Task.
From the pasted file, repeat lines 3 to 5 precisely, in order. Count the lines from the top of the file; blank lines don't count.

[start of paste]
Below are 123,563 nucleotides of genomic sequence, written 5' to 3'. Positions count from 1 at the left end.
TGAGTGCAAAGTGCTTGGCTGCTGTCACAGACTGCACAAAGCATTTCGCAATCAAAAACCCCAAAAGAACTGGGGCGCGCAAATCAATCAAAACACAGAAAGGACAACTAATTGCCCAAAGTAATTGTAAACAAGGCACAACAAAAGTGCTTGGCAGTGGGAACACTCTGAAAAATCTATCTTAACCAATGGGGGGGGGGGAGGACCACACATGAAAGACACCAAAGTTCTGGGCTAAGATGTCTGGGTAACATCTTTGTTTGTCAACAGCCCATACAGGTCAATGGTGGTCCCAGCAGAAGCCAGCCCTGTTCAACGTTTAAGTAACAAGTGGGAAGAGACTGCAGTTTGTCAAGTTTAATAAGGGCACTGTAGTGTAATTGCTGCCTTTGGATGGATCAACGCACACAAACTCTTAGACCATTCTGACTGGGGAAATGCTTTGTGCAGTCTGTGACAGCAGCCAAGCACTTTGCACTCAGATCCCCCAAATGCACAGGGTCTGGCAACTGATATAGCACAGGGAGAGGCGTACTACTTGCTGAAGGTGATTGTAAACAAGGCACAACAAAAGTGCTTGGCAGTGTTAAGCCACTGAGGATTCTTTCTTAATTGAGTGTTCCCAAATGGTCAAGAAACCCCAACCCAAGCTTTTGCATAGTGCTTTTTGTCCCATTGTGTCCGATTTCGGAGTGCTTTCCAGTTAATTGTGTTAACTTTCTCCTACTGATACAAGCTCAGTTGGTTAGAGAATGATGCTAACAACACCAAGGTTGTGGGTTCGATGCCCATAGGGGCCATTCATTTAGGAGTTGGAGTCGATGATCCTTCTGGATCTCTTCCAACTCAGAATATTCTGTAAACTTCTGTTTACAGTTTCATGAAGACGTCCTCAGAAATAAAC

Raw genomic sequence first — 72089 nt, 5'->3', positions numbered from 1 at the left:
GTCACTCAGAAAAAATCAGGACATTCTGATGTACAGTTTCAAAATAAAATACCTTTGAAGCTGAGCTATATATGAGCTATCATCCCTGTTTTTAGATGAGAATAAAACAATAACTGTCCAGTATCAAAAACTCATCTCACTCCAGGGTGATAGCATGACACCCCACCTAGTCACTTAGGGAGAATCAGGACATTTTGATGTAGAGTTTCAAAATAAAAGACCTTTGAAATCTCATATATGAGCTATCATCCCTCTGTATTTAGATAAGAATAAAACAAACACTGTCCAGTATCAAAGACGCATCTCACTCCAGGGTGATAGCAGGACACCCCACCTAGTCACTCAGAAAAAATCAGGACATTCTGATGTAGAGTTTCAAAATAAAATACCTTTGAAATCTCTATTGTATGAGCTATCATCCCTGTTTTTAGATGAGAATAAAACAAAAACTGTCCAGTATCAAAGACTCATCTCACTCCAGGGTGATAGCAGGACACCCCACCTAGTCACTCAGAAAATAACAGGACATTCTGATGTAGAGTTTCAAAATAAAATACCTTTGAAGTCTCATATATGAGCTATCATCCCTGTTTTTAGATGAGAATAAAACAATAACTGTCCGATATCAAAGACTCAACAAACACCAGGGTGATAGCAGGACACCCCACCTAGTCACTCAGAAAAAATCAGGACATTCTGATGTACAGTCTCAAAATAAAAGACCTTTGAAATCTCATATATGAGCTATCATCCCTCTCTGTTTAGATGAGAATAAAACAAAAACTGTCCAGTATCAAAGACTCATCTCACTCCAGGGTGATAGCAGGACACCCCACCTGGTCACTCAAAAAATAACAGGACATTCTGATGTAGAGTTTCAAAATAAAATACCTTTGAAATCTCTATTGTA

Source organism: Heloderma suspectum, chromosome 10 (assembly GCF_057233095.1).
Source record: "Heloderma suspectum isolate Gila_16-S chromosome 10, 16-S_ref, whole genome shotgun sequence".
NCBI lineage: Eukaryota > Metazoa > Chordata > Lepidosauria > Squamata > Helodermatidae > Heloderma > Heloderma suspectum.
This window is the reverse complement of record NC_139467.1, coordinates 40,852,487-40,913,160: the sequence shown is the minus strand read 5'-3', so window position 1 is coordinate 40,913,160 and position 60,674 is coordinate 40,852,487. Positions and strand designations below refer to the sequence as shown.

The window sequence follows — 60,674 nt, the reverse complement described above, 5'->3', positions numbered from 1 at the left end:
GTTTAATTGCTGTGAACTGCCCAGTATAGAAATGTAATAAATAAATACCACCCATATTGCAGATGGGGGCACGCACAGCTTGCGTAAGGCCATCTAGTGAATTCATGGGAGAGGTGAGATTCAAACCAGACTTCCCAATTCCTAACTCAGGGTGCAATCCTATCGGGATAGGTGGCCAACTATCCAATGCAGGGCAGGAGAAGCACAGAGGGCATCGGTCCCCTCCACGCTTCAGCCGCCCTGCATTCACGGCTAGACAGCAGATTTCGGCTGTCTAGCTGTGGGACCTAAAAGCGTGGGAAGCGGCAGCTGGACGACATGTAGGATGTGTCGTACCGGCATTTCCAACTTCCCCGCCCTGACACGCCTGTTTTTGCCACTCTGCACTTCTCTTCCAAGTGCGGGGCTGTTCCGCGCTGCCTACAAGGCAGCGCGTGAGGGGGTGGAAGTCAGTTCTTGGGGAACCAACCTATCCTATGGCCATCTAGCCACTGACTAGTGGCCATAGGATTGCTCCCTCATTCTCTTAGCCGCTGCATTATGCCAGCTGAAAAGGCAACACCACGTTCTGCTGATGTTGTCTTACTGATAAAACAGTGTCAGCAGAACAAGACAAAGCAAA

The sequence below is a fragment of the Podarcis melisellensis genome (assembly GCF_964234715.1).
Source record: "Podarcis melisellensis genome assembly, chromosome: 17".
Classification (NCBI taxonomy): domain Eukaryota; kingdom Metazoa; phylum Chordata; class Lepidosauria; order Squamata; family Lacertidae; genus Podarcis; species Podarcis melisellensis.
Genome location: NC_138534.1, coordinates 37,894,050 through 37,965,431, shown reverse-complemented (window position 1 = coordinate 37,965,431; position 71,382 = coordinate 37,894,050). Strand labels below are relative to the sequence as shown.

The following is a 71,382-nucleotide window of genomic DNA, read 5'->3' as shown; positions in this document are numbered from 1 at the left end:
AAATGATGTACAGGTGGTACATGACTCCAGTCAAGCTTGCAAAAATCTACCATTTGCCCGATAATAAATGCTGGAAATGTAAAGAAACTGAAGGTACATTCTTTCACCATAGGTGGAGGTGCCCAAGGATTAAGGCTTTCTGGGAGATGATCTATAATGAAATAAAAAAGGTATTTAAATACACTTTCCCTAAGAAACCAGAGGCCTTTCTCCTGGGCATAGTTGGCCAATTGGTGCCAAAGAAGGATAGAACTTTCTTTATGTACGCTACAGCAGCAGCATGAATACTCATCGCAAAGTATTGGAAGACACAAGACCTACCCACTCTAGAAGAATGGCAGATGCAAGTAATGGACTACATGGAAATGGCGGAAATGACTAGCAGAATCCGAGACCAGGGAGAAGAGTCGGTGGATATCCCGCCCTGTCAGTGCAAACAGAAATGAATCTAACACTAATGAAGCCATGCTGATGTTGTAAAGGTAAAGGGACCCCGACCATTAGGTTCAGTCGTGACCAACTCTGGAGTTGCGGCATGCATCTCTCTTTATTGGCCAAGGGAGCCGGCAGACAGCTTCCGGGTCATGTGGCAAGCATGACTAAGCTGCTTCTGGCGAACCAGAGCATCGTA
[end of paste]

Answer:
Raw genomic sequence first — 72089 nt, 5'->3', positions numbered from 1 at the left:
GTCACTCAGAAAAAATCAGGACATTCTGATGTACAGTTTCAAAATAAAATACCTTTGAAGCTGAGCTATATATGAGCTATCATCCCTGTTTTTAGATGAGAATAAAACAATAACTGTCCAGTATCAAAAACTCATCTCACTCCAGGGTGATAGCATGACACCCCACCTAGTCACTTAGGGAGAATCAGGACATTTTGATGTAGAGTTTCAAAATAAAAGACCTTTGAAATCTCATATATGAGCTATCATCCCTCTGTATTTAGATAAGAATAAAACAAACACTGTCCAGTATCAAAGACGCATCTCACTCCAGGGTGATAGCAGGACACCCCACCTAGTCACTCAGAAAAAATCAGGACATTCTGATGTAGAGTTTCAAAATAAAATACCTTTGAAATCTCTATTGTATGAGCTATCATCCCTGTTTTTAGATGAGAATAAAACAAAAACTGTCCAGTATCAAAGACTCATCTCACTCCAGGGTGATAGCAGGACACCCCACCTAGTCACTCAGAAAATAACAGGACATTCTGATGTAGAGTTTCAAAATAAAATACCTTTGAAGTCTCATATATGAGCTATCATCCCTGTTTTTAGATGAGAATAAAACAATAACTGTCCGATATCAAAGACTCAACAAACACCAGGGTGATAGCAGGACACCCCACCTAGTCACTCAGAAAAAATCAGGACATTCTGATGTACAGTCTCAAAATAAAAGACCTTTGAAATCTCATATATGAGCTATCATCCCTCTCTGTTTAGATGAGAATAAAACAAAAACTGTCCAGTATCAAAGACTCATCTCACTCCAGGGTGATAGCAGGACACCCCACCTGGTCACTCAAAAAATAACAGGACATTCTGATGTAGAGTTTCAAAATAAAATACCTTTGAAATCTCTATTGTA

Source organism: Heloderma suspectum, chromosome 10 (assembly GCF_057233095.1).